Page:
2019 thus saw a spate of feminist revisionist re-mediations of the Yorkshire Ripper case in UK media and culture, as this cluster of texts focussing on it, of which The Yorkshire Ripper Files is arguably the centrepiece, has emerged in tandem with an explosion in recent years of interest in the true crime genre, alongside renewed attempts being paid by fourth wave feminists to the ongoing need to challenge and combat rape culture. Further, it has emerged at an intersection of these things in the form of the phenomenon of what Tanya Horeck terms and conceptualises as “feminist true crime.”[viii]
In this way and others then, The Yorkshire Ripper Files also prefigures and sits well alongside contemporaneous cognate texts that take a comparable approach to dealing with similar subject matter. So far, such noteworthy points of comparison include HBO’s I’ll Be Gone in the Dark (2020), based upon Michelle McNamara’s immensely moving true crime book of the same name detailing her “obsessive search” for the serial rapist and murderer known as the ‘Golden State Killer,’[ix] and Prime Video’s Ted Bundy: Falling for a Killer (2020), which re-narrativizes the investigation of the Bundy’s crimes by both relating the salient events and issues from the points of view of women, and also by contextualising the murders in relation to the social and cultural re-evaluation of gender roles that was heralded by second wave feminism. All three series thus deal with subject matter relating to the serial sexual murders of women by men in proximate timeframes across the 1970s and 1980s, and all three are fundamentally concerned both to give voice to heretofore silenced women, and also with the relationship of their subject matter to its social, cultural and political context, and especially as those contexts relate to feminism and feminist concerns.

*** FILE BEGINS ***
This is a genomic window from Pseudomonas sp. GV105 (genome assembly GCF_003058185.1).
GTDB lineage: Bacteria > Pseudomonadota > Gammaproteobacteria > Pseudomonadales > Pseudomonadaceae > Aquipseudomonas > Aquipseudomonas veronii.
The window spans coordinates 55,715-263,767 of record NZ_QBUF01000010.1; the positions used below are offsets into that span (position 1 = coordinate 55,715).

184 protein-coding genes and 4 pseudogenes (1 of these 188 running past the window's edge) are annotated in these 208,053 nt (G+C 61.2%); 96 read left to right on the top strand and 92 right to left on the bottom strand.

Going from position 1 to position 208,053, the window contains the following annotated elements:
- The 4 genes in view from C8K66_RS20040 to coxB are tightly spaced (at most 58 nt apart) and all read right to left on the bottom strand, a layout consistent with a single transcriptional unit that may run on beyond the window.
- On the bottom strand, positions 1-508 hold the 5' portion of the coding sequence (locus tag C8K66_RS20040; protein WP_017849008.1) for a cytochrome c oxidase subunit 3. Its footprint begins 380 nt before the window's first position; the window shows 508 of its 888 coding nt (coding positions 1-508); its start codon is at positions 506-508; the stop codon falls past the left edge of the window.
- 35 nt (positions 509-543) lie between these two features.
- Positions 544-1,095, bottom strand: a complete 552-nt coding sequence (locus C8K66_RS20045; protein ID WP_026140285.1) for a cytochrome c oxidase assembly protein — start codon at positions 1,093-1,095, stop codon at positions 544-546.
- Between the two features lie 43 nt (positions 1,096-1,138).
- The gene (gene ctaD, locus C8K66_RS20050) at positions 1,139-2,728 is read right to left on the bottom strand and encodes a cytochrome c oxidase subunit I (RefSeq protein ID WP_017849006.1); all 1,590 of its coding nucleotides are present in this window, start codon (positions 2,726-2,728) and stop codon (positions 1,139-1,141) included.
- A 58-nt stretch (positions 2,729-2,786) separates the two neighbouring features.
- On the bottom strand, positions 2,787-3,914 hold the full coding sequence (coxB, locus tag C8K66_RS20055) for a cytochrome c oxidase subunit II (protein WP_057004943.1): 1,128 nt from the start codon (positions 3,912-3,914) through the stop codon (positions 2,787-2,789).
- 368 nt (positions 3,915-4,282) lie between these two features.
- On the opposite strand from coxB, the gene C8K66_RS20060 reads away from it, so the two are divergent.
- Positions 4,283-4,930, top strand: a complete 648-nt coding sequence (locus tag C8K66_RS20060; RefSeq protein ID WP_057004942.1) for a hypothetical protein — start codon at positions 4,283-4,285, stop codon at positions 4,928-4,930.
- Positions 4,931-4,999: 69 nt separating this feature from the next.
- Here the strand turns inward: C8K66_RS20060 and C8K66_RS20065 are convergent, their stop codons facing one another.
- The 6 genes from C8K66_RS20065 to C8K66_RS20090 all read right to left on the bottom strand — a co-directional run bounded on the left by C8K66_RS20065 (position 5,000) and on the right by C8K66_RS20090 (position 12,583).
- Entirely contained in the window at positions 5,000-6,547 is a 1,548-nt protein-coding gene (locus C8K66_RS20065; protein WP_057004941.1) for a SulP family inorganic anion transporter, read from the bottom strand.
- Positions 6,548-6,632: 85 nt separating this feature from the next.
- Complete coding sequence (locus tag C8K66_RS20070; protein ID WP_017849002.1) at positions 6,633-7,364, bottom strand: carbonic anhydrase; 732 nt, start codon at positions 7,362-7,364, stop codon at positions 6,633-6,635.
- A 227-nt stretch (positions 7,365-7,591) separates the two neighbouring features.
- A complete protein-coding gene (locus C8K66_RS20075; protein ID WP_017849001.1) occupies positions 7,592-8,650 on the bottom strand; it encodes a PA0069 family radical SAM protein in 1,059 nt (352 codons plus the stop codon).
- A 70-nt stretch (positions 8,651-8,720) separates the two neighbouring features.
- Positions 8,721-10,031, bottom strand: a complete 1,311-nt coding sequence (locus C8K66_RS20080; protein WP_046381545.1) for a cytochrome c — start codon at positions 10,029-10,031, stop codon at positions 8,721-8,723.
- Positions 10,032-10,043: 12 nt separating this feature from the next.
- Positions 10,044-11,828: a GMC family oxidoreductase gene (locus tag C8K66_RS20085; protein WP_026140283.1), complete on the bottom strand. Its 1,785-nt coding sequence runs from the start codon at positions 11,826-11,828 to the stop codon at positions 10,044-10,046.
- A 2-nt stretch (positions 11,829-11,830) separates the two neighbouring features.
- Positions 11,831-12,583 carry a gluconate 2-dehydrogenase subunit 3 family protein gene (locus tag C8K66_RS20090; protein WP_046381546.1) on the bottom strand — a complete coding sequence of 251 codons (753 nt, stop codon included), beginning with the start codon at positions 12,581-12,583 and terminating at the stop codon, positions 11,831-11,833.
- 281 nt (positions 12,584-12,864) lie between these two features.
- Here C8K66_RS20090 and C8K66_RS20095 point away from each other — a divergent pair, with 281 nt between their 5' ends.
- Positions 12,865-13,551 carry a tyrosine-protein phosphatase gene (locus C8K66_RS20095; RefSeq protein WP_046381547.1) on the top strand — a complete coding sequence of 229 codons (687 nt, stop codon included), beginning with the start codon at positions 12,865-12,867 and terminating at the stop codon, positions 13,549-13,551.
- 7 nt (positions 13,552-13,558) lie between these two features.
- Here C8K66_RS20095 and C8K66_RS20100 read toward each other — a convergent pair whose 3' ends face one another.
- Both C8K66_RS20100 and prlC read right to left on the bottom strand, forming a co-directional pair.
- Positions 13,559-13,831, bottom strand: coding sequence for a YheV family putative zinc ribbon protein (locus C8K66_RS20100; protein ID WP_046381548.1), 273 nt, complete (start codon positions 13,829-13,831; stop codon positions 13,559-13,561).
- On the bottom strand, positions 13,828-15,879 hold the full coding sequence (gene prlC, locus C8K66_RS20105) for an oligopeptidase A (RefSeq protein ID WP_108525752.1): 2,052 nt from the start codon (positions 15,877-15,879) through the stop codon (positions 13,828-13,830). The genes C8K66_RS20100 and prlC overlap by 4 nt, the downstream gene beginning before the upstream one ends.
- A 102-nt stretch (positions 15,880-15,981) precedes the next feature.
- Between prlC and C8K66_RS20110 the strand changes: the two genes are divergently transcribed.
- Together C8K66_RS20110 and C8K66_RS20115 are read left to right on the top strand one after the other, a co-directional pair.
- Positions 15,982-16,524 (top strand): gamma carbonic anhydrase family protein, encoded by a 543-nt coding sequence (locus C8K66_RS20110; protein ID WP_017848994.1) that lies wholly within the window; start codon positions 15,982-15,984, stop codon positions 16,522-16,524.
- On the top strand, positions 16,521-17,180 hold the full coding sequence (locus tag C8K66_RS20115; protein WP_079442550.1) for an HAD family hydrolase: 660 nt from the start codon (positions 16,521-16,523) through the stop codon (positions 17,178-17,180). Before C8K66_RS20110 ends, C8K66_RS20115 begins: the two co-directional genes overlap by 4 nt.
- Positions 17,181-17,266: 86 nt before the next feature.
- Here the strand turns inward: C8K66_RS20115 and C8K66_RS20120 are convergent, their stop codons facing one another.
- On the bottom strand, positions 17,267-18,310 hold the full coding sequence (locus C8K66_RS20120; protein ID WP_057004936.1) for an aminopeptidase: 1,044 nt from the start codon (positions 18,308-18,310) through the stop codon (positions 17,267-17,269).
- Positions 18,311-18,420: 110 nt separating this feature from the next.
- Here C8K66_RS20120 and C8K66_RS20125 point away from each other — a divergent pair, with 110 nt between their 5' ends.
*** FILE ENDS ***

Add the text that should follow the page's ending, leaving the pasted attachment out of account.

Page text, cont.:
There are a number of things that emerge as feminist themes and concerns in The Yorkshire Ripper Files specifically though. These include the role played by the ‘Ripper’ killings in galvanising some aspects of the UK feminist movement, especially a wave of activism that ensued in the weeks following the death (forty years ago this week) of Jacqueline Hill. Also, some of the ways in which quotidian misogynies attendant to cultures of masculinity in Britain in the 1970s led to key evidence and eye witness testimonies in the case being ignored by the investigating authorities. And the extent to which this arguably prolonged and even “enabled” (a word specifically used by Williams on the voice-over) the murders, and for the perpetrator to go un-apprehended for half a decade.
A textual flourish employed by Williams and the production team that is worthy of note here, is the use made on the soundtrack of popular music, current to the depicted period, that seems to comment on some of the misogynist absurdities and masculine hubris that were attendant to the logics that underpinned the investigation of the case, and that thus serve the purpose, at a textual level, of feminist critique.
For example, there is something darkly comic about the appearance on the soundtrack of ‘Roxanne’ (a 1978 pop record by The Police, famously sung from the viewpoint of a man infatuated with a sex worker), which immediately follows interview footage of former West Yorkshire Police Chief Superintendent John Domaille’s matter-of-factly misogynist excoriation of murder victim Patricia Atkinson, and her relationship to her own sexuality: “she threw herself about a bit in pubs and it was quite obvious what she was up to. She put herself on show as a woman of loose morals who was wanting to pull fellas.” [#“Roooooooxanne. You don’t have to wear that dress tonight.”#] The candour with which Domaille assassinates Atkinson’s character on the grounds that she was in observable possession of sexual agency is noteworthy for its unselfconsciousness.